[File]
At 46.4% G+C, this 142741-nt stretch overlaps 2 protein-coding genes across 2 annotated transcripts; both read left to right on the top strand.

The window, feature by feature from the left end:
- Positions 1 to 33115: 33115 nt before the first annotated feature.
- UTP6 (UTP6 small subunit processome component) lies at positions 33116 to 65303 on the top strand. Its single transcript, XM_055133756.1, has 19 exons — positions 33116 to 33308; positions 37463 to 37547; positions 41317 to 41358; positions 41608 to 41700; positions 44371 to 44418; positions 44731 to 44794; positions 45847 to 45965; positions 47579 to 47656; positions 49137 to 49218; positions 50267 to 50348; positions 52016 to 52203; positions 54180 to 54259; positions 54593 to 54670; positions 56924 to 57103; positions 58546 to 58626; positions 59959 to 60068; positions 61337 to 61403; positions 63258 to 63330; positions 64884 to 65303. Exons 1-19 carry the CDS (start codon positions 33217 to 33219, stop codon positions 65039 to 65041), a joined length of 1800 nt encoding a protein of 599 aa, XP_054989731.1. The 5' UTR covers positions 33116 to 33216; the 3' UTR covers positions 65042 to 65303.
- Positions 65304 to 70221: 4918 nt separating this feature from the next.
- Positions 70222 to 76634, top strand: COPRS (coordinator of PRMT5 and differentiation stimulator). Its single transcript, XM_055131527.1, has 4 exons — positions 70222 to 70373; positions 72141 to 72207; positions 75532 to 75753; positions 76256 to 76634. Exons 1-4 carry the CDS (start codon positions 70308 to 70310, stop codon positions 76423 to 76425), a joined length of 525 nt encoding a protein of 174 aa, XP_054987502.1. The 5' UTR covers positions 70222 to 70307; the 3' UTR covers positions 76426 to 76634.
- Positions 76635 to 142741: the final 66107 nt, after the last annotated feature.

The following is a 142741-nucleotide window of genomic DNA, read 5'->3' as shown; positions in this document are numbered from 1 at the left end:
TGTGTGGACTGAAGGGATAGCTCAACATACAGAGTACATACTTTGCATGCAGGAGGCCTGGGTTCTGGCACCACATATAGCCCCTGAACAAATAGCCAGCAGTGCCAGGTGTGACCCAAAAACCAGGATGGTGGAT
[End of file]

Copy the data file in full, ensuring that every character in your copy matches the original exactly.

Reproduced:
At 46.4% G+C, this 142741-nt stretch overlaps 2 protein-coding genes across 2 annotated transcripts; both read left to right on the top strand.

The window, feature by feature from the left end:
- Positions 1 to 33115: 33115 nt before the first annotated feature.
- UTP6 (UTP6 small subunit processome component) lies at positions 33116 to 65303 on the top strand. Its single transcript, XM_055133756.1, has 19 exons — positions 33116 to 33308; positions 37463 to 37547; positions 41317 to 41358; positions 41608 to 41700; positions 44371 to 44418; positions 44731 to 44794; positions 45847 to 45965; positions 47579 to 47656; positions 49137 to 49218; positions 50267 to 50348; positions 52016 to 52203; positions 54180 to 54259; positions 54593 to 54670; positions 56924 to 57103; positions 58546 to 58626; positions 59959 to 60068; positions 61337 to 61403; positions 63258 to 63330; positions 64884 to 65303. Exons 1-19 carry the CDS (start codon positions 33217 to 33219, stop codon positions 65039 to 65041), a joined length of 1800 nt encoding a protein of 599 aa, XP_054989731.1. The 5' UTR covers positions 33116 to 33216; the 3' UTR covers positions 65042 to 65303.
- Positions 65304 to 70221: 4918 nt separating this feature from the next.
- Positions 70222 to 76634, top strand: COPRS (coordinator of PRMT5 and differentiation stimulator). Its single transcript, XM_055131527.1, has 4 exons — positions 70222 to 70373; positions 72141 to 72207; positions 75532 to 75753; positions 76256 to 76634. Exons 1-4 carry the CDS (start codon positions 70308 to 70310, stop codon positions 76423 to 76425), a joined length of 525 nt encoding a protein of 174 aa, XP_054987502.1. The 5' UTR covers positions 70222 to 70307; the 3' UTR covers positions 76426 to 76634.
- Positions 76635 to 142741: the final 66107 nt, after the last annotated feature.

The following is a 142741-nucleotide window of genomic DNA, read 5'->3' as shown; positions in this document are numbered from 1 at the left end:
TGTGTGGACTGAAGGGATAGCTCAACATACAGAGTACATACTTTGCATGCAGGAGGCCTGGGTTCTGGCACCACATATAGCCCCTGAACAAATAGCCAGCAGTGCCAGGTGTGACCCAAAAACCAGGATGGTGGAT